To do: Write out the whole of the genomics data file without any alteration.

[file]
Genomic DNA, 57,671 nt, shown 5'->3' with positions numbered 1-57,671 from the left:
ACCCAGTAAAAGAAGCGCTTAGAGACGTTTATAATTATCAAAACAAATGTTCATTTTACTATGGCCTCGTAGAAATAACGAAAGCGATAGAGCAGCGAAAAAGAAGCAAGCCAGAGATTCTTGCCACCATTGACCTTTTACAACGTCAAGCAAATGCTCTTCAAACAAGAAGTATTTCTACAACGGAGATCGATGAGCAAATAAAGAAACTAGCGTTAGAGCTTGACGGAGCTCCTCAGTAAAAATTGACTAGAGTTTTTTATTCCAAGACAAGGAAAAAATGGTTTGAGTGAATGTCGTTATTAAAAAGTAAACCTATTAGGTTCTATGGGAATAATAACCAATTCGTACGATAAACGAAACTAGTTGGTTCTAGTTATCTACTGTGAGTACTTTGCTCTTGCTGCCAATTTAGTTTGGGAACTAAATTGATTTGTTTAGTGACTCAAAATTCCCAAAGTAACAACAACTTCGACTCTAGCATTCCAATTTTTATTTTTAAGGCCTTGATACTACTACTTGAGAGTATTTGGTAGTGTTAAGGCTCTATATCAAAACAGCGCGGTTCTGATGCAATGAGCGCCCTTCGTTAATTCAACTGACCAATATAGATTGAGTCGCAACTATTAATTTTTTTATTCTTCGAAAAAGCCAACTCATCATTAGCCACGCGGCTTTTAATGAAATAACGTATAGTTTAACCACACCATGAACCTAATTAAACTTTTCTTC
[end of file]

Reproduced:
Genomic DNA, 57,671 nt, shown 5'->3' with positions numbered 1-57,671 from the left:
ACCCAGTAAAAGAAGCGCTTAGAGACGTTTATAATTATCAAAACAAATGTTCATTTTACTATGGCCTCGTAGAAATAACGAAAGCGATAGAGCAGCGAAAAAGAAGCAAGCCAGAGATTCTTGCCACCATTGACCTTTTACAACGTCAAGCAAATGCTCTTCAAACAAGAAGTATTTCTACAACGGAGATCGATGAGCAAATAAAGAAACTAGCGTTAGAGCTTGACGGAGCTCCTCAGTAAAAATTGACTAGAGTTTTTTATTCCAAGACAAGGAAAAAATGGTTTGAGTGAATGTCGTTATTAAAAAGTAAACCTATTAGGTTCTATGGGAATAATAACCAATTCGTACGATAAACGAAACTAGTTGGTTCTAGTTATCTACTGTGAGTACTTTGCTCTTGCTGCCAATTTAGTTTGGGAACTAAATTGATTTGTTTAGTGACTCAAAATTCCCAAAGTAACAACAACTTCGACTCTAGCATTCCAATTTTTATTTTTAAGGCCTTGATACTACTACTTGAGAGTATTTGGTAGTGTTAAGGCTCTATATCAAAACAGCGCGGTTCTGATGCAATGAGCGCCCTTCGTTAATTCAACTGACCAATATAGATTGAGTCGCAACTATTAATTTTTTTATTCTTCGAAAAAGCCAACTCATCATTAGCCACGCGGCTTTTAATGAAATAACGTATAGTTTAACCACACCATGAACCTAATTAAACTTTTCTTC